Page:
good may be effected by the means of ported to contain 12,837 gratuitous teachsmall instructive tracts, which the people ers, and 150,831 scholars. The issue of are fond of reading. If aid for this work books from the depository gratuitously, is afforded to me, I have a great number and at reduced prices, since the establishof correspondents and fellow-labourers in ment of the Society, bas amounted to every quarter, who will give their assist- 10,624 Bibles-]55,271 Testaments ance.The Hamburgh Tract Society 425, 190 Spelling Books—1,698 copies of bas, during the year, greatly inereased its the Society's excellent “ Hints for conoperations : the issues exceed 38,000. ducting Sunday Schools.". One of its friends says-“ Almost every

The Committee state, that the practical week, some instance of their usefulness benefits which have resulted from the comes to my knowledge; and not a few Sunday-school system of instruction, souls, in Hamburg and its weighbourhood, have been of a most beneficial nature. will have to bless God, through the end. For the truth of this assertion, they refer less ages of eternity, for the formation of to the testimony borne by persons of every this Society."

rank and class of society, in the course of In the year 1823, the Evangelical So- their correspondence with the Society. ciety at Stockholm circulated 64,895 The following effects are specified as retracts; making a total, since 1800, of sulting from the Sunday-school system nearly 2,000,000.

of instruction.-“ The Sabbath is no From Poland, a Missionary writes longer wasted or profaned, as the day “ Your tracts have been instrumental in for idle sports and petty depredations, but stirring up many to a sense of true re- becomingly appropriated to its intended ligion ; and deputations have been sent to object, the acquisition of religious know. us, inviting us to go and preach the Go- ledge, and the enjoyment of devotional spel of Christ, where the tracts have been feeling. Children are trained up in the given.”

principles of Christianity-parents are beThe following is an extract from a com- nefitted by the lessons and example of their munication from Gibraltar. “It is an offspring—the general habits and manners important fact, that many of the Spaniards of the poor are improved-domestic combegin to suspect that they have been forts are promoted--the labours of parochial misled : this has naturally resulted from and other ministers are facilitated there their reading of the holy Scriptures and is an increased attendance of both parents other religious books. They willingly and children at public worship-the holy receive tracts from us, and as willingly Scriptures are introduced and valued in converse with us on the subject of religion.” families where hitherto they were unknown Another correspondent on the continent -and a bond of connexion is established says—Spain is a vast field open before between the different ranks of society.” you, and seems to call for your labours. I This Society receives no aid by any am acquainted with a Spanish priest, who grant from the Legislature, and depends begins to enjoy Divine truth, through the solely upon voluntary contributions for its reading of some tracts. He has translat- support. A large field of usefulness, the ed “Conversation between Two Friends," Committee state, lies open before it; and “On Regeneration,” “ The Woodmen,” they trust that an increase of its funds and “ The Swiss Peasant."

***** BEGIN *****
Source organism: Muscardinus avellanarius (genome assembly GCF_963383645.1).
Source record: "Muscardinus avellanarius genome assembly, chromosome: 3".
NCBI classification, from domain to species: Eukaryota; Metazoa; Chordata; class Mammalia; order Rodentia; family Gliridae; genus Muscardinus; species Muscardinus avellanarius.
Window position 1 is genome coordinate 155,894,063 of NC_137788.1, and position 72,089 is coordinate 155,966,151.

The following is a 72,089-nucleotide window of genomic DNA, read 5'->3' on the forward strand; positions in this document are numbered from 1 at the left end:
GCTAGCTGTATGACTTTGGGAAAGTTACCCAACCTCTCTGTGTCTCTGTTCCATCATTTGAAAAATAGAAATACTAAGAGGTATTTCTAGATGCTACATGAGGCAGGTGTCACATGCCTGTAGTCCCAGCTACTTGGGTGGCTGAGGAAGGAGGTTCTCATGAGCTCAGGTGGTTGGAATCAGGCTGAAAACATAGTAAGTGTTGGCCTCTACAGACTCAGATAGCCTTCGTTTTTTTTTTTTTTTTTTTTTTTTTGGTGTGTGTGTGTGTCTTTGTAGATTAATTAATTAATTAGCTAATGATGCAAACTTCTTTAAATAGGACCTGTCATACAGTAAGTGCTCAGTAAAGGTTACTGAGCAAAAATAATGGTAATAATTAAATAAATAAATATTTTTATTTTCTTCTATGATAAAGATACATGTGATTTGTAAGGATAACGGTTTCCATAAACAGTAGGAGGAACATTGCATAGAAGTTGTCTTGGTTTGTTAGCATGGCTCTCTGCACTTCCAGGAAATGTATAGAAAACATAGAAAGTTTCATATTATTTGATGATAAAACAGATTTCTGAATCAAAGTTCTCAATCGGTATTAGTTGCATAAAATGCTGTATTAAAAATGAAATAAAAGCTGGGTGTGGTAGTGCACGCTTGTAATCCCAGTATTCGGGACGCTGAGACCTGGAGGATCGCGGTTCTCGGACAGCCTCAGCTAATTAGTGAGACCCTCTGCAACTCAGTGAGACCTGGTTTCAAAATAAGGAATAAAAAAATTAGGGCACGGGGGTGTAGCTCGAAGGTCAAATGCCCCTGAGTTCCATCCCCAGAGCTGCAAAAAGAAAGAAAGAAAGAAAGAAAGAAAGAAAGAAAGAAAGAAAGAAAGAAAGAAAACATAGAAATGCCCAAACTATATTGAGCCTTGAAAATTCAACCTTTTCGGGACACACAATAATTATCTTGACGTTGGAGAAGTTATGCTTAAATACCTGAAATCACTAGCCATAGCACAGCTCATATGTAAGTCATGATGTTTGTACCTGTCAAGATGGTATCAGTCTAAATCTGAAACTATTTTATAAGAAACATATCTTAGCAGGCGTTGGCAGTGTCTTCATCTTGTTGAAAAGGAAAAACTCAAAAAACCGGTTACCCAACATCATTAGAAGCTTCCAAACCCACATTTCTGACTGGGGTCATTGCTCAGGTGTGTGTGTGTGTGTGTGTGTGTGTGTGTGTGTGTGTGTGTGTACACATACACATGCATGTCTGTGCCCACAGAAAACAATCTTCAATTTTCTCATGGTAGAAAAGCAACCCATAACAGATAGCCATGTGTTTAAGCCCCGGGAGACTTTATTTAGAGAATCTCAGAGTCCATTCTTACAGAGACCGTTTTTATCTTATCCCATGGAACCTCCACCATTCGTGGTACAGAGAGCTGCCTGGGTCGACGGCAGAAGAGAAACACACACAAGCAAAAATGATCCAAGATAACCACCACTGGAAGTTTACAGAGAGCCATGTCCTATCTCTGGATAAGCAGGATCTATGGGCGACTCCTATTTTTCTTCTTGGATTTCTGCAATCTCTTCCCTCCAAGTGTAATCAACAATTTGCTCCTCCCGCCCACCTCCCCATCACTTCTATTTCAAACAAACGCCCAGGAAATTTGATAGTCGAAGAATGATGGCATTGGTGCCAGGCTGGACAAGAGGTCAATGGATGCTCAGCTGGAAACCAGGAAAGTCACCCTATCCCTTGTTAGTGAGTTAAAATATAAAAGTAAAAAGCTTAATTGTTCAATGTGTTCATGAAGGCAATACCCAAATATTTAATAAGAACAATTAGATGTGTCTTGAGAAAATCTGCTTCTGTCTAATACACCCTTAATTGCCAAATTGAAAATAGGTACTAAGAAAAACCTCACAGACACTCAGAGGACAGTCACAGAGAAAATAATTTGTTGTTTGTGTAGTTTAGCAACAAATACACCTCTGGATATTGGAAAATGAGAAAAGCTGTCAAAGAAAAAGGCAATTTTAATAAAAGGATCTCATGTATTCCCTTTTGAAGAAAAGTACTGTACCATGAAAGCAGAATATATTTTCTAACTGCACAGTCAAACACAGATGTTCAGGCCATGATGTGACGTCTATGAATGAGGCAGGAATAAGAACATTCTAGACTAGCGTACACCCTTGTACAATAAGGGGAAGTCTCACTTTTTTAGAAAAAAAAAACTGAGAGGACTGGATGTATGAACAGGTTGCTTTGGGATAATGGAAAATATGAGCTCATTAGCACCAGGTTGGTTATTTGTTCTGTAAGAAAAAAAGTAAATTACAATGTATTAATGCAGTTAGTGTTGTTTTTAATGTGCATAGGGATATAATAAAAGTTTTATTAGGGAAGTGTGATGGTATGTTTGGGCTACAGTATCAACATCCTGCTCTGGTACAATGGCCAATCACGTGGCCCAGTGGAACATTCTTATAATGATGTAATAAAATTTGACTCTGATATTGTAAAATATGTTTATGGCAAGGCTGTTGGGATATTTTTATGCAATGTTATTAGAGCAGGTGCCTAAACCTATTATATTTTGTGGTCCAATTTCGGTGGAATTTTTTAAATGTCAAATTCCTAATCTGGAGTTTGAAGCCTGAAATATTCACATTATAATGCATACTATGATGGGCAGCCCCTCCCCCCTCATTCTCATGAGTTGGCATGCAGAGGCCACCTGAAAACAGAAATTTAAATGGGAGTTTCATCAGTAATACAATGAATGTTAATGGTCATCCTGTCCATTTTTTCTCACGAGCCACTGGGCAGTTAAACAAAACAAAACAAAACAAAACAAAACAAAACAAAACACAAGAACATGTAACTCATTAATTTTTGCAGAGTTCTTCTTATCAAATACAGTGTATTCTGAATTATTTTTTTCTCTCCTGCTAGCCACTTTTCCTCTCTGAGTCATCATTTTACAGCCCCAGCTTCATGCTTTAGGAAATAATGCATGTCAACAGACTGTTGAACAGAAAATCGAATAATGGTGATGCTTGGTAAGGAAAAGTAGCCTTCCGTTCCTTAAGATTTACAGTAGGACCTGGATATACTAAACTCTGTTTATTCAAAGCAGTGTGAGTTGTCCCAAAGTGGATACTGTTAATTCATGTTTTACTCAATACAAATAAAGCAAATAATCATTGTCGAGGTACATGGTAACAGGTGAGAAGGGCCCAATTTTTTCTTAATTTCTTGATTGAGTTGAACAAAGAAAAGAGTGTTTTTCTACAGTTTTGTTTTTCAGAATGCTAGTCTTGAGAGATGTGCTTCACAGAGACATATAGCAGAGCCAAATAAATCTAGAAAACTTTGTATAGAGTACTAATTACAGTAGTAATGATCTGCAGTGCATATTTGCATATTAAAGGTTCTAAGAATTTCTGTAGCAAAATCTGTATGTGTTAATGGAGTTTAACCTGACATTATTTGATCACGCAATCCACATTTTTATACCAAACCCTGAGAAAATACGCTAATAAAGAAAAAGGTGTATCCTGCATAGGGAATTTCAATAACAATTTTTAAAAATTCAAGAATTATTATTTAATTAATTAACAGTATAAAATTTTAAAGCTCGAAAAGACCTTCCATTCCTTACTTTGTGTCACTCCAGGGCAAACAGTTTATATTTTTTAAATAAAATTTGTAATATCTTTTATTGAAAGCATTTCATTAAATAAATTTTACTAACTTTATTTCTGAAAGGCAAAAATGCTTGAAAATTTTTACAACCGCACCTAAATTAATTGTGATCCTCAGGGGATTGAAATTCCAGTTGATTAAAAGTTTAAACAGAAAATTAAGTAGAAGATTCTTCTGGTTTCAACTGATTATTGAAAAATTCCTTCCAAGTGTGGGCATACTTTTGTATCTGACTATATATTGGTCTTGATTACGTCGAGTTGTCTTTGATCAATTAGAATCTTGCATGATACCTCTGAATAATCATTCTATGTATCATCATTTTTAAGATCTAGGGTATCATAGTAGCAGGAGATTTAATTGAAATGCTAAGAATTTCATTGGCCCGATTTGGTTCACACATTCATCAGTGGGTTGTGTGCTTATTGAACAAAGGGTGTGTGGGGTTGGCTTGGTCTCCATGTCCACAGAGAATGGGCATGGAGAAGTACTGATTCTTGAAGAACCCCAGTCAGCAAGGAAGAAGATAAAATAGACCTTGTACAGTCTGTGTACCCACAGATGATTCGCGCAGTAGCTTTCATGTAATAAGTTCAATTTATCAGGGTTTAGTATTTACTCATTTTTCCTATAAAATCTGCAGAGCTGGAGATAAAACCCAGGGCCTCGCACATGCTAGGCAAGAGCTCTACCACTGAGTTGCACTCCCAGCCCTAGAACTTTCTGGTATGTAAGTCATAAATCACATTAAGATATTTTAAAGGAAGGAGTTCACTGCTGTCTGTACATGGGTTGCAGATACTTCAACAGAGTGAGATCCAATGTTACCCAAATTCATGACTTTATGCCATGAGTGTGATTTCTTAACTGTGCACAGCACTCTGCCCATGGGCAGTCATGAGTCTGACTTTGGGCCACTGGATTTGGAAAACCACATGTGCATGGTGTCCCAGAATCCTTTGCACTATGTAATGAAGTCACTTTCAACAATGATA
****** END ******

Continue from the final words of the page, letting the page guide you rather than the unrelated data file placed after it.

will afford increased facilities for the more

general extension of a system which they SUNDAY-SCHOOL SOCIETY FOR consider, after long experience, admirably IRELAND.

adapted to the wants and feelings of the We have frequently laid before our people of Ireland. readers a statement of the plans and progress of this highly useful Society. The NEWFOUNDLAND SCHOOL SOfollowing is a brief summary of its pro

CIETY. ceedings up to a recent date.

The following is the substance of the The Society was first established in the Second Report of this highly useful instiyear 1809. At that time it is calculated, tution. there were but seventy Sunday-schools Availing themselves of the liberality of in all Ireland; and these not on the best his Majesty's Government, the Committee plan. The Report of the Society read procured, through Lord Bathurst, a pasat the last Annnal Meeting, states that sage to Newfoundland for two school1702 Sunday schools are now in con- masters and a schoolmistress, who, on nexion with this Society; which are re- their arrival in the island, received very

general assurances of cordial co-operation. consider, that, besides mere capacity and A suitable building was immediately hired acquirement, great simplicity of spirit

, zeal in St. John's, for a central school, which tempered with prudence, great affection, was opened with about 40 boys and 35 humility, and disinterestedness, much pagirls. There are three descriptions of tience and courage, and, above all, tried proper objects for the Society's benevolent and genuine piety, are requisite to form efforts in the island; namely, children who a competent schoolmaster or schoolmis. are too young to work, young men who tress for the objects of this Society. In are employed on the wharfs, and adults : addition to the central school, and that for the first and last of these, it is hoped, may adults, a Sunday-evening school in St. be collected together and much improved; John's has been commenced with every but the difficulties in the way of instruct- prospect of success. At Quidi Vidi, a local ing the young men are very great. The school had been opened, at which about number of the children is sufficient to fill forty-three scholars attend. A considermany schools.